Cribbs scores with new three-year deal from Cleveland
BEREA — Josh Cribbs found another kind of pay dirt.
Like some of his long, winding touchdown returns, the Pro Bowler finally navigated his way to a new three-year contract on Friday from the Cleveland Browns, ending two seasons of threats, broken promises and back-and-forth negotiations.
With little choice but to reward their most popular player, the Browns paid Cribbs.
“I’m excited,” Cribbs said, sitting alongside new team president Mike Holmgren at a hastily arranged news conference.
“It’s been a long road. It worked out. We reached a good compromise. I’m happy to wear this uniform proudly, as I’ve been saying the whole time.”
The Browns restructured the final three years of the six-year, $6.67 million deal Cribbs signed in 2006. He will receive $7.5 million in guaranteed money, and if he reaches incentives, the 26-year-old could make as much as $20 million, according to reports.
Cribbs had said earlier this week that he would make a “major” announcement at an auto show near the Browns training facility.
But just 45 minutes before Cribbs’ appearance, the Browns sent out an advisory saying they would be holding a press conference.
As a black sedan waited outside team headquarters to whisk him away, Cribbs, who at one point said he may have played his last game for the Browns, expressed relief that his contract was no longer an issue.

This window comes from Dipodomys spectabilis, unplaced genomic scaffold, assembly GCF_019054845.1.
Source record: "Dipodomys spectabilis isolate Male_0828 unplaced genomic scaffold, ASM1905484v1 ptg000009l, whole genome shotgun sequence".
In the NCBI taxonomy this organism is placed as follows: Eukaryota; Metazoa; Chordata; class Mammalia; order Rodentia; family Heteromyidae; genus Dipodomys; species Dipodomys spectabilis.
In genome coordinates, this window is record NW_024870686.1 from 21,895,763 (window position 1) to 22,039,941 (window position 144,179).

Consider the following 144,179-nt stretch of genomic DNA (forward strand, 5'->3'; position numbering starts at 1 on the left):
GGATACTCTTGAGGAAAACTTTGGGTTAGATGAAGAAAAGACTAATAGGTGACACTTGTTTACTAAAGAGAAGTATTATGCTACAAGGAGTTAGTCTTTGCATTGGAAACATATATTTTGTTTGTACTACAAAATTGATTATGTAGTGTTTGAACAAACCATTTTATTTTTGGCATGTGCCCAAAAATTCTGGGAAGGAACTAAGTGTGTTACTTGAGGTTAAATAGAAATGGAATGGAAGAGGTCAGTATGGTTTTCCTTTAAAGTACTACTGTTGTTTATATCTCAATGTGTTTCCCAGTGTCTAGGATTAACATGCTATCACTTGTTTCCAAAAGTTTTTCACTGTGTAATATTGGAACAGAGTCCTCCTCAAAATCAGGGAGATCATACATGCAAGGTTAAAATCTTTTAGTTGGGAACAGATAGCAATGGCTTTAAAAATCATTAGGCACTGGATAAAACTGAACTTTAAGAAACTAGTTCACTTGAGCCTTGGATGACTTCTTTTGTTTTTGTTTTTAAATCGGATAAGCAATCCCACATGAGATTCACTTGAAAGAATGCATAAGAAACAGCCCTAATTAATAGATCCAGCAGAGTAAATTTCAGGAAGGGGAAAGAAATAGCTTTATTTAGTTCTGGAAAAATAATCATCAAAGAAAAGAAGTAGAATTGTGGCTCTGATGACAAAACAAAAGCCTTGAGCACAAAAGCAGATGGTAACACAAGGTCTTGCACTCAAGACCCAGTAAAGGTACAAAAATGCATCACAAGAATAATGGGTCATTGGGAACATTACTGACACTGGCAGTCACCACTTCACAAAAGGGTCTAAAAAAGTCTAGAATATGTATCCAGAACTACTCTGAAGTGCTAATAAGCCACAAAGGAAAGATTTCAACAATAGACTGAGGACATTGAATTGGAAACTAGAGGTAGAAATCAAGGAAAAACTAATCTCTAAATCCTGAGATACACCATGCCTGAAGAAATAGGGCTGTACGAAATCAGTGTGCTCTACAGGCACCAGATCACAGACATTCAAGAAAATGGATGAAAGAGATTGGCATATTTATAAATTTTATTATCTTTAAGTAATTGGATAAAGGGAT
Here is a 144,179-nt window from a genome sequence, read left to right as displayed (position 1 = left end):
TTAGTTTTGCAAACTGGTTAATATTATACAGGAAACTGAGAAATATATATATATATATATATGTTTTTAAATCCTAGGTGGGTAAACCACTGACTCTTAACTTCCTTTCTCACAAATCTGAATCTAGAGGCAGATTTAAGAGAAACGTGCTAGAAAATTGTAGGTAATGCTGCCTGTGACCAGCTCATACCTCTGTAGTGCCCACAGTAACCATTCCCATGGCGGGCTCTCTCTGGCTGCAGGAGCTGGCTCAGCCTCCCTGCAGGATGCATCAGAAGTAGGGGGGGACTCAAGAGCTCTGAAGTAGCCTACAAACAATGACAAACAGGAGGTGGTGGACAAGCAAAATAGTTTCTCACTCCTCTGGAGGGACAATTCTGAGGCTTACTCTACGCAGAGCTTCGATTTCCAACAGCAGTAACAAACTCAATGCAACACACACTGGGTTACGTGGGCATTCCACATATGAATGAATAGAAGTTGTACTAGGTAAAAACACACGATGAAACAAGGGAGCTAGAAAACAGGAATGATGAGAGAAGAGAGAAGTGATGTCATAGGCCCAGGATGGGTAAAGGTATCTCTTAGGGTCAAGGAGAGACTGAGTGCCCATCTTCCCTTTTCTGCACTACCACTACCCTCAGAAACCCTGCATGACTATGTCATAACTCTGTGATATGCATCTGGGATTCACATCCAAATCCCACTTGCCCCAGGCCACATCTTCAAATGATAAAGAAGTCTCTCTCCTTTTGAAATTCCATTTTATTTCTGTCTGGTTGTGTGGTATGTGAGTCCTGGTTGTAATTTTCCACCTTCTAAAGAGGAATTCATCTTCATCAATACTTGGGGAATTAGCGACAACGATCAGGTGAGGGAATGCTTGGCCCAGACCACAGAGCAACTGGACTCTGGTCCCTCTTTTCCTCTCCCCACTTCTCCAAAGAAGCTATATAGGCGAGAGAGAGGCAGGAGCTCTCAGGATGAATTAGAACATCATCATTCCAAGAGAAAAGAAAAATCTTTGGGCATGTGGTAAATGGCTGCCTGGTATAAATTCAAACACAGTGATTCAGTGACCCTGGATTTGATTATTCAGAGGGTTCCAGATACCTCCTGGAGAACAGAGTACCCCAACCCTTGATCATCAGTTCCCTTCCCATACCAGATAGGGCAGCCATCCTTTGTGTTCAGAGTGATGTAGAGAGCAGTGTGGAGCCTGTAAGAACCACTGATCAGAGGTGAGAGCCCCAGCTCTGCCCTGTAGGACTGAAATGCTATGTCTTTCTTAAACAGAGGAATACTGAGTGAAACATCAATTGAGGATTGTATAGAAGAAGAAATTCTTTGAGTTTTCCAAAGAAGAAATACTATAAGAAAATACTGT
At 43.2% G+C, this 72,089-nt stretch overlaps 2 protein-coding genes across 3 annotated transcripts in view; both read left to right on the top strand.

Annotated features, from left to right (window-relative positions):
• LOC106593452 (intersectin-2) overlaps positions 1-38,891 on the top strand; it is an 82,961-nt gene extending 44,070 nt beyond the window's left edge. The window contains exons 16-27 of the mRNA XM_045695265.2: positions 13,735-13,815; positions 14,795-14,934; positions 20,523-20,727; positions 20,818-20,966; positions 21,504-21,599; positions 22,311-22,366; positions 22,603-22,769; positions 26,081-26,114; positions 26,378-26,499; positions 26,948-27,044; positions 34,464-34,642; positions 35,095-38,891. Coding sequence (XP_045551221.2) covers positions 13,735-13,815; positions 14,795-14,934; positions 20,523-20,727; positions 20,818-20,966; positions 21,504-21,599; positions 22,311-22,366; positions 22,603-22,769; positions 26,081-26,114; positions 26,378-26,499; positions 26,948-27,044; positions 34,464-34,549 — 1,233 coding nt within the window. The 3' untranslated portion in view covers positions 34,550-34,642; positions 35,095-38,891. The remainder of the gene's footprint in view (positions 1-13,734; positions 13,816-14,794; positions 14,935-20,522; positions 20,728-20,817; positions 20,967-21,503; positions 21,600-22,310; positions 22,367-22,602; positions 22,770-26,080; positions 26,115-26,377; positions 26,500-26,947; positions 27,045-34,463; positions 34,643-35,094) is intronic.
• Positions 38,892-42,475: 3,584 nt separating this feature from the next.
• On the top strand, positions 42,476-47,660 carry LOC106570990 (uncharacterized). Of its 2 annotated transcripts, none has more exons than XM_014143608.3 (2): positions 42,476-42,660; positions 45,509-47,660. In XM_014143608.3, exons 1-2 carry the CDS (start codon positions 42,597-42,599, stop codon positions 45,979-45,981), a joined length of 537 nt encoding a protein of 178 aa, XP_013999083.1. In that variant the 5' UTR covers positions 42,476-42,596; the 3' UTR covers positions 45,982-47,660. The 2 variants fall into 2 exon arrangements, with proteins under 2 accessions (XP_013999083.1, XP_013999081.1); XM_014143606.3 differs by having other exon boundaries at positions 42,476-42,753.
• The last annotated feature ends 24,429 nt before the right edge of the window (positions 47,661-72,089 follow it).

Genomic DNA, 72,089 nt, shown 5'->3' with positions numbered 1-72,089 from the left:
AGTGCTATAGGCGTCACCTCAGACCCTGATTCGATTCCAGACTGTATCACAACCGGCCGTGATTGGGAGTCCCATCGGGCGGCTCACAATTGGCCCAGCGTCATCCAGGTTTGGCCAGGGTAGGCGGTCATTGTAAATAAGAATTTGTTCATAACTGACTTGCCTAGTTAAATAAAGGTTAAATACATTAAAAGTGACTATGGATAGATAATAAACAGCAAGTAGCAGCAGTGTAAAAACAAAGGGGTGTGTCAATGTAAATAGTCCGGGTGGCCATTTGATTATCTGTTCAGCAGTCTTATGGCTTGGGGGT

Holmgren acknowledged that it was unorthodox to renegotiate a contract with three years left.
“To ask with three years left is unusual,” he said. “But in Josh’s case, they had a good point. He had, in my opinion, outperformed his contract to a certain extent the more I studied it. I could say, ’No, we’re not going to do it.’ But that would be kind of silly. He had certainly earned the right to have a discussion at the very least. Then once we dove into it, someone’s got to make the call, so I made the call.”
Cribbs is the NFL’s career leader with eight kickoff returns for touchdowns. Last season, he returned three kickoffs and one punt for a TD and became the first player in league history to amass 1,000 kickoff return years in each of his first five seasons.
Holmgren, who took over in January, inherited a sticky situation with Cribbs.
An undrafted free agent, Cribbs and his agents maintained that Cleveland’s previous management teams had assured them they would rework the player’s contract. Cribbs had threatened to hold out in training camp and then again for the regular season, but he showed up and continued to play.